The storming of the US Congress left America's image as a beacon of democracy severely tarnished Thursday, with allies unable to hide their shock and authoritarian regimes gleefully exploiting the unrest.
In normal times, a state-backed gang rampaging through a legislature to demand a lost election be nullified would have US diplomats marching to their laptops to draft a statement of condemnation.
But after the deadly violence in Washington on Wednesday, it was the turn of officials in capitals from Bogota to New Delhi to call for calm.
In a string of statements, leaders could barely contain their shock at seeing Donald Trump's supporters briefly -- but quite easily -- overrun the crucible of US democracy and challenge the peaceful transfer of power.
"Where were the police and the Senate bodyguards...?" Czech foreign minister Tomas Petricek asked aloud, as the world watched Trump supporters cart off podiums, ransack offices or strut around Congress in a horned helmet unmolested.
Through slavery and segregation, Civil War and Cold War, US presidents have often hailed their democracy as exceptional, what Ronald Reagan called the "shining city on the hill."
That image has been questioned many times before, but after four norm-shattering years of Trump, it took just a few hours of mob rule to make America look pretty ordinary, and as fragile as anywhere else.
Former president George W. Bush went as far as to compare the situation to a "banana republic," while calling out fellow Republicans for fuelling the "insurrection."
Australia warned its citizens in the United States to take care given the "ongoing potential for violence."
Brave new world
Some reached for historical comparisons to put the momentous events -- and the scale of the threat to democracy -- in context.
Germany's foreign minister likened incitement at the US Capitol to the Reichstag in Nazi Germany, while Italian newspaper La Repubblica drew a parallel to dictator Benito Mussolini's "March on Rome" and seizure of power.
But as the initial shock subsided, policymakers began to try to imagine the profound implications of the world's preeminent superpower so visibly stumbling.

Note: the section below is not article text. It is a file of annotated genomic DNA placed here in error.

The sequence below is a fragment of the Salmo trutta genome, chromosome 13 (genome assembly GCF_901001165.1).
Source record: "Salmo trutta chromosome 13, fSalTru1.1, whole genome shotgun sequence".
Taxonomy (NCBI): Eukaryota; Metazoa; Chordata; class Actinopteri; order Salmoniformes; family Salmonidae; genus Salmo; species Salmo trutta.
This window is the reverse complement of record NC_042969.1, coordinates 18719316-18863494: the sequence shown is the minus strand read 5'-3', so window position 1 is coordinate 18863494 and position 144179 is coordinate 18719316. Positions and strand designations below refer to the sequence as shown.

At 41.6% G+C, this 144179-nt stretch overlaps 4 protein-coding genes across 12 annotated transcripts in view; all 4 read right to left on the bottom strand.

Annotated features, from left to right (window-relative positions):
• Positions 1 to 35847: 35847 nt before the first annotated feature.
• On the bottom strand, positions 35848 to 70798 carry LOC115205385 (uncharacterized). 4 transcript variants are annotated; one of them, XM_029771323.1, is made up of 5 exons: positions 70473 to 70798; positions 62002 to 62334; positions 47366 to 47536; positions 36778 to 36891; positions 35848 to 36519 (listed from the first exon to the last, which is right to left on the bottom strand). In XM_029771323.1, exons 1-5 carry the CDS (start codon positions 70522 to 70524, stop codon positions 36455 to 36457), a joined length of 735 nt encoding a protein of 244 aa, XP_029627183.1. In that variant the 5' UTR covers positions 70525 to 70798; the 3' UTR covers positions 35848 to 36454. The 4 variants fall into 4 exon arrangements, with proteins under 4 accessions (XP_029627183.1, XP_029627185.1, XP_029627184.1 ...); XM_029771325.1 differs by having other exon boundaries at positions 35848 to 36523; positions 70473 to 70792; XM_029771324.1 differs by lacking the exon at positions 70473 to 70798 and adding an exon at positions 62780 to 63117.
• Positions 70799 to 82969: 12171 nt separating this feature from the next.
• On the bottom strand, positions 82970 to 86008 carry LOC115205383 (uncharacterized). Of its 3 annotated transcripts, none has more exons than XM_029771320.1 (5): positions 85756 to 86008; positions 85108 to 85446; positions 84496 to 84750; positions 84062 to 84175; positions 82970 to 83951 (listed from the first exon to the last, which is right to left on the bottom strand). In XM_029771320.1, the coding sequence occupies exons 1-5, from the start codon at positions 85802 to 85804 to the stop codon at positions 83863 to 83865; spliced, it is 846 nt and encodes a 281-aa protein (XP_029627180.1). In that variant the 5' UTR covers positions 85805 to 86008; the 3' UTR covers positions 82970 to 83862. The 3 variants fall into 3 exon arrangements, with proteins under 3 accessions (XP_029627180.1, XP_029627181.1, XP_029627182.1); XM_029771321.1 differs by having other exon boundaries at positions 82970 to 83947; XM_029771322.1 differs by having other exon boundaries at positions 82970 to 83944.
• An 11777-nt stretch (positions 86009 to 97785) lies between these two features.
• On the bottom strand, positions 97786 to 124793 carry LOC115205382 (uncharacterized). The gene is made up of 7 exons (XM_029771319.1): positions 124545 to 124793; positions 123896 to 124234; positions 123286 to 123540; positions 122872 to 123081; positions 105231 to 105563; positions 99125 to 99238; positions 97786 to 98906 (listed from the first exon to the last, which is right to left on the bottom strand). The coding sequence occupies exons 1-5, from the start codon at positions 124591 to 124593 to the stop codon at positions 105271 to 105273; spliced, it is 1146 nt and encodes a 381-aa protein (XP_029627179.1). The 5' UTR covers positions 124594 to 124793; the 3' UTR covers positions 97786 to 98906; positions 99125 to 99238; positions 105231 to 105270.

Former president Barack Obama's top security aide Ben Rhodes told AFP that "Americans should not have any illusions: today's images, like the Trump presidency, will permanently alter how the United States is viewed around the world."
"Tragically, this debasement of democracy comes at a time when authoritarian nationalism is ascendant on every continent."
The moment was not lost on such regimes, some of which immediately issued wry statements mimicking the criticism they normally received from Washington.
Venezuelan minister of foreign affairs Jorge Arreaza expressed his "concern" about the violence, while calling for an end to US political polarisation and for the country to follow a new path of "stability and social justice."
China's state-backed tabloid the Global Times -- just a day after a mass crackdown on Hong Kong's besieged democracy movement -- crowed that "bubbles of 'democracy and freedom' have burst."
Mike Gallagher, a Republican Congressman from Wisconsin lamented: "If we don't think other countries around the world are watching this happen right now, if we don't think the Chinese communist party is sitting back and laughing, then we're deluding ourselves."
'American democracy is limping'
Senior Russian lawmaker Konstantin Kosachyov, sought to fuel conspiracy theories of electoral fraud while offering Moscow's old foe a kick in shins.
"The losing side has more than enough grounds to accuse the winner of falsifications -- it is clear that American democracy is limping on both feet," he said.
Like Ireland's foreign minister Simon Coveney, some allies tried to limit the damage by stressing this was a problem of Donald Trump's making and not reflective of mainstream America.
"We must call this out for what it is: a deliberate assault on democracy by a sitting President and his supporters," he said.
But with two weeks left in Trump's four-year term, 74 million votes under his belt and the nuclear codes at his fingertips, no one can be sure what comes next.
Even those predicting the United States will pull through wondered whether the West's already under-question support for the rule of law and democracy has now been fatally undermined.
"It is not just it will be a long time before we can credibly advocate for the rule of law," tweeted president of the Council of Foreign Relations Richard Haass.
"It will also be a long time for us to persuade allies to rely on us, or lecture others they are not stable enough to have nuclear weapons."
In the end, one diplomat at the State Department did take to their typewriter to comment.
Secretary of State Mike Pompeo -- an ardent Trump supporter who vowed to bring a "swagger" back to US diplomacy and crisscrossed the world issuing bombastic denunciations -- was left to deliver his department's missive.
"Violence, putting at risk the safety of others including those tasked with providing security for all of us, is intolerable both at home and abroad," he said.